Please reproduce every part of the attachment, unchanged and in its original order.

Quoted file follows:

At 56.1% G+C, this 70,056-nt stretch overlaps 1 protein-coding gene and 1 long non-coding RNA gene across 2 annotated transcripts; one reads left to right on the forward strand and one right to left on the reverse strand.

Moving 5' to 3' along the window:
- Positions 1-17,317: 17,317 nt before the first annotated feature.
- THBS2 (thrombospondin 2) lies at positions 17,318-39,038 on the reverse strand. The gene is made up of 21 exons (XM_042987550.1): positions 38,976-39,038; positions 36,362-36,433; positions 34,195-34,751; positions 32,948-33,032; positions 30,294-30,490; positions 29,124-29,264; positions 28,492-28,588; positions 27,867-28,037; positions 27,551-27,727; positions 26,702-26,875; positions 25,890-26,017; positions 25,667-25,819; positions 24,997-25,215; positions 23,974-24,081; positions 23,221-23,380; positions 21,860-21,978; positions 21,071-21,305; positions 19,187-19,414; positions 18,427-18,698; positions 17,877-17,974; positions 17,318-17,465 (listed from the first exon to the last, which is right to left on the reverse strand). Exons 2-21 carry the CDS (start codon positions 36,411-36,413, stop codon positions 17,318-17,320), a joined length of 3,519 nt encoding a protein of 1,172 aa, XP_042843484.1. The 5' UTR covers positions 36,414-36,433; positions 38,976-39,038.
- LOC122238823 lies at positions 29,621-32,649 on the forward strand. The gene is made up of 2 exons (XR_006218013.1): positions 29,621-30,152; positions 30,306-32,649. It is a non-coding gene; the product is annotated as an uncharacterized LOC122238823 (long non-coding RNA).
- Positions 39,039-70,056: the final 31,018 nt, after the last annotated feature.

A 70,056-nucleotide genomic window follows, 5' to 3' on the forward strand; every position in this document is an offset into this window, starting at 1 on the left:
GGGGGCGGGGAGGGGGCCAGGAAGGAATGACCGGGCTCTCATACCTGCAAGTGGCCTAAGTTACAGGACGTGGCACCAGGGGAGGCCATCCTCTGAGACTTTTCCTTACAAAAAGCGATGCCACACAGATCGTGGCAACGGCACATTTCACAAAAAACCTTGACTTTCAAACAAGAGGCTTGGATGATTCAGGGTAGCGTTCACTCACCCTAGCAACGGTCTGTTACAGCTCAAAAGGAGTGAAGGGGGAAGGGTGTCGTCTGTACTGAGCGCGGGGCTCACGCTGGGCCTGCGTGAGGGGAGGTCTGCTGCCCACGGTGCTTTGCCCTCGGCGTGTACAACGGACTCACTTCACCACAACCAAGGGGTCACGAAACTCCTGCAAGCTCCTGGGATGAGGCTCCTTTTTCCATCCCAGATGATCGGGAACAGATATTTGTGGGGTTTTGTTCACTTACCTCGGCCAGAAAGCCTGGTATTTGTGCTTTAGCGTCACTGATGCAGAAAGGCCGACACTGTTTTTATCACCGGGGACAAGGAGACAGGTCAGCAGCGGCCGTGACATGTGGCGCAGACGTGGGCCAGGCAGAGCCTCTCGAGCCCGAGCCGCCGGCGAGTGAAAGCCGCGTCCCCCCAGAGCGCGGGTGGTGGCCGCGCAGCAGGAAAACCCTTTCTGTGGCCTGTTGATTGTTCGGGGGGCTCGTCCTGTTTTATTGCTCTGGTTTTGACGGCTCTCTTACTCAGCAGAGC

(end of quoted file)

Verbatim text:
At 56.1% G+C, this 70,056-nt stretch overlaps 1 protein-coding gene and 1 long non-coding RNA gene across 2 annotated transcripts; one reads left to right on the forward strand and one right to left on the reverse strand.

Moving 5' to 3' along the window:
- Positions 1-17,317: 17,317 nt before the first annotated feature.
- THBS2 (thrombospondin 2) lies at positions 17,318-39,038 on the reverse strand. The gene is made up of 21 exons (XM_042987550.1): positions 38,976-39,038; positions 36,362-36,433; positions 34,195-34,751; positions 32,948-33,032; positions 30,294-30,490; positions 29,124-29,264; positions 28,492-28,588; positions 27,867-28,037; positions 27,551-27,727; positions 26,702-26,875; positions 25,890-26,017; positions 25,667-25,819; positions 24,997-25,215; positions 23,974-24,081; positions 23,221-23,380; positions 21,860-21,978; positions 21,071-21,305; positions 19,187-19,414; positions 18,427-18,698; positions 17,877-17,974; positions 17,318-17,465 (listed from the first exon to the last, which is right to left on the reverse strand). Exons 2-21 carry the CDS (start codon positions 36,411-36,413, stop codon positions 17,318-17,320), a joined length of 3,519 nt encoding a protein of 1,172 aa, XP_042843484.1. The 5' UTR covers positions 36,414-36,433; positions 38,976-39,038.
- LOC122238823 lies at positions 29,621-32,649 on the forward strand. The gene is made up of 2 exons (XR_006218013.1): positions 29,621-30,152; positions 30,306-32,649. It is a non-coding gene; the product is annotated as an uncharacterized LOC122238823 (long non-coding RNA).
- Positions 39,039-70,056: the final 31,018 nt, after the last annotated feature.

A 70,056-nucleotide genomic window follows, 5' to 3' on the forward strand; every position in this document is an offset into this window, starting at 1 on the left:
GGGGGCGGGGAGGGGGCCAGGAAGGAATGACCGGGCTCTCATACCTGCAAGTGGCCTAAGTTACAGGACGTGGCACCAGGGGAGGCCATCCTCTGAGACTTTTCCTTACAAAAAGCGATGCCACACAGATCGTGGCAACGGCACATTTCACAAAAAACCTTGACTTTCAAACAAGAGGCTTGGATGATTCAGGGTAGCGTTCACTCACCCTAGCAACGGTCTGTTACAGCTCAAAAGGAGTGAAGGGGGAAGGGTGTCGTCTGTACTGAGCGCGGGGCTCACGCTGGGCCTGCGTGAGGGGAGGTCTGCTGCCCACGGTGCTTTGCCCTCGGCGTGTACAACGGACTCACTTCACCACAACCAAGGGGTCACGAAACTCCTGCAAGCTCCTGGGATGAGGCTCCTTTTTCCATCCCAGATGATCGGGAACAGATATTTGTGGGGTTTTGTTCACTTACCTCGGCCAGAAAGCCTGGTATTTGTGCTTTAGCGTCACTGATGCAGAAAGGCCGACACTGTTTTTATCACCGGGGACAAGGAGACAGGTCAGCAGCGGCCGTGACATGTGGCGCAGACGTGGGCCAGGCAGAGCCTCTCGAGCCCGAGCCGCCGGCGAGTGAAAGCCGCGTCCCCCCAGAGCGCGGGTGGTGGCCGCGCAGCAGGAAAACCCTTTCTGTGGCCTGTTGATTGTTCGGGGGGCTCGTCCTGTTTTATTGCTCTGGTTTTGACGGCTCTCTTACTCAGCAGAGC